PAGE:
A step in the right direction, but there’s no room for complacency: Cllr Sonia Barker on Suffolk’s GCSE and A-Level results

Pupils, parents, carers and staff are to be congratulated that the Suffolk overall 5A*-C GCSE results (including English & Maths) have improved to 54.5% overall. There are some excellent examples of schools and their pupils achieving high outcomes which is very good news. However, there are parts of Suffolk such as Lowestoft and sections of Ipswich where SCC should target resources at those schools that are underachieving and where pupils are not reaching their potential.  For example in Lowestoft the average GCSE 5 A*-C results (including English & Maths) are 39% which is 16% below the Suffolk average (despite one school – Pakefield High – gaining 52%).  Good practice needs to be shared across all schools to raise attainment as a matter of urgency.

In addition, the Department for Education (DfE) has introduced a `Floor target`: a school is below the 5A*-C GCSE expected progress “floor standard” if less than 40% of pupils achieve 5 A*-C GCSE (including English & Maths). A number of schools across Suffolk are still falling behind on this measure. There is a real risk of an educational divide opening up which Suffolk County Council Schools Improvement Service need to address quickly.

Suffolk also remains one of the worst areas in the Eastern Region for young people from a disadvantaged background, with only 27.7% of pupils attaining 5 A* to Cs at GCSE (including English & Maths). When we consider that Suffolk – a relatively opulent area – falls behind some of the most deprived authorities in the East, such as Luton and Thurrock, when it comes to disadvantaged pupil attainment, it makes obvious the work that is still to be done.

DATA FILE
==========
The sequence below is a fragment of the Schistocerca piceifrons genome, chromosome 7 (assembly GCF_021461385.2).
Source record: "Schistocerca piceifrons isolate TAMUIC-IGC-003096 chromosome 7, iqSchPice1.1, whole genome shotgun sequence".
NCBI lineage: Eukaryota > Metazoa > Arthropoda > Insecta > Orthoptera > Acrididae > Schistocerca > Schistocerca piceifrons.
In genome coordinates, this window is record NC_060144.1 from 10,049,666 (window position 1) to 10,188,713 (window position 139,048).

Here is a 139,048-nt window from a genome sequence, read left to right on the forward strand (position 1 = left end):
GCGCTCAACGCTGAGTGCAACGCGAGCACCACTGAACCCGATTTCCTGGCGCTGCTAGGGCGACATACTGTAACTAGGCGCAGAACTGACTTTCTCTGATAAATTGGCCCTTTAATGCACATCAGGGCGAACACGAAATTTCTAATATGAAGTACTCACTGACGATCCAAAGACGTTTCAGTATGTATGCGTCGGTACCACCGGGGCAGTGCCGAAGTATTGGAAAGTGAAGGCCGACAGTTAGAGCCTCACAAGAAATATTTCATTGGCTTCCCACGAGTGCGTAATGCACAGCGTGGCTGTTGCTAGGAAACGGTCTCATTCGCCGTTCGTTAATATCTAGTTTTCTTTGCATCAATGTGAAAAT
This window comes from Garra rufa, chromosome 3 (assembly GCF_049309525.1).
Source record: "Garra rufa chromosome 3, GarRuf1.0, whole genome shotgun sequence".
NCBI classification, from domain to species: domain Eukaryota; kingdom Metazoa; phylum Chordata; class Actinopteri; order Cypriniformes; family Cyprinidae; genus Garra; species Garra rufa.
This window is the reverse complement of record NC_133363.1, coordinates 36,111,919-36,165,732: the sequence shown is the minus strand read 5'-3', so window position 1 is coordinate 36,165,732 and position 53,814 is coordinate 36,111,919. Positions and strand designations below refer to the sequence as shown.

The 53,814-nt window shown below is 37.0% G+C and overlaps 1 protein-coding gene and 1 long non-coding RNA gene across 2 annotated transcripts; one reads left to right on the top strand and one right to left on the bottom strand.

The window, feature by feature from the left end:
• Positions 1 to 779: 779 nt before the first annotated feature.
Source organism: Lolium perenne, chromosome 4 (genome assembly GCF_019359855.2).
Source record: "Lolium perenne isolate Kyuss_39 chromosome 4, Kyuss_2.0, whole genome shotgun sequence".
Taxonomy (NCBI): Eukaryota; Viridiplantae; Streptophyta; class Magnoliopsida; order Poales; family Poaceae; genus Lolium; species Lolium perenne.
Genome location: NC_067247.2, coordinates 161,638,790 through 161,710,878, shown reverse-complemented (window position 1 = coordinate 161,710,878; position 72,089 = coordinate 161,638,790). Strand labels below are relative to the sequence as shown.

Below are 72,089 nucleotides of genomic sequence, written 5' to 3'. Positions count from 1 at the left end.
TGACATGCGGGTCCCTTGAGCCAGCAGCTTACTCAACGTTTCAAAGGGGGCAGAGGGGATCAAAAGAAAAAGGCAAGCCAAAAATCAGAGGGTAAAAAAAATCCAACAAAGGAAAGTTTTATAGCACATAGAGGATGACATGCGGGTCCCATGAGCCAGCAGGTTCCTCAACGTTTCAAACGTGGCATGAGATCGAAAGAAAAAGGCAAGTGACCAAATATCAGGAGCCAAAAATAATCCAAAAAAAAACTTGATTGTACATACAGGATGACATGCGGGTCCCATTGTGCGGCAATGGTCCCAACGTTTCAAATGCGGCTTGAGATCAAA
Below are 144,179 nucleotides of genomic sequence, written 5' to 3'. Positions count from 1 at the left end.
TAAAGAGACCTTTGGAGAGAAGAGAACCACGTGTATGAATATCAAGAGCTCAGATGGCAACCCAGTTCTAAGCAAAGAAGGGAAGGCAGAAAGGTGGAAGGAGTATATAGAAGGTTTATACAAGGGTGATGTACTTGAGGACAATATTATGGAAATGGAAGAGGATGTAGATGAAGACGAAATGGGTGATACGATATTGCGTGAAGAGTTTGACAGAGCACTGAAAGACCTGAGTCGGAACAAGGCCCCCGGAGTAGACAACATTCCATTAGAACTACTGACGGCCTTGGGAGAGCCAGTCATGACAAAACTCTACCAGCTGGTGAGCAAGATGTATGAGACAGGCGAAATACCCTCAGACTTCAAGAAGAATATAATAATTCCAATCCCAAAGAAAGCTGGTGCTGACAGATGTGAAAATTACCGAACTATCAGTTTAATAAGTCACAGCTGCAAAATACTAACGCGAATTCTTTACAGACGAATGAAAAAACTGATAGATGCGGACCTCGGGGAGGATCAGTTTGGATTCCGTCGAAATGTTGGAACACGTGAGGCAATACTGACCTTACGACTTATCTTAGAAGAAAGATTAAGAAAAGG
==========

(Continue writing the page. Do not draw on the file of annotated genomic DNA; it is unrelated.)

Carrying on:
At `A` level both academic and vocational exam results show improvement. 89.9% of pupils are achieving at least two substantive A-level qualifications, which is up 1% from last year. This is to be greatly commended, but there is no room for complacency.

Overall, Suffolk’s GCSE and A-Level results represent a hard-fought step in the right direction. But the results themselves hide many problems, such as schools still struggling in areas like Lowestoft and Suffolk’s persistent problem of disadvantaged attainment. There is much work that still needs to be done by Suffolk County Council.

I would like to offer hearty congratulations to Suffolk’s young people for all their hard work in securing such good results this year. Pupils, parents, care, teaching and school staff can be assured that I, and the Labour Group, will continue to hold the Suffolk County Council administration to account to ensure that every child in Suffolk reaches his or her potential. After all, a child only gets one chance at a good education.

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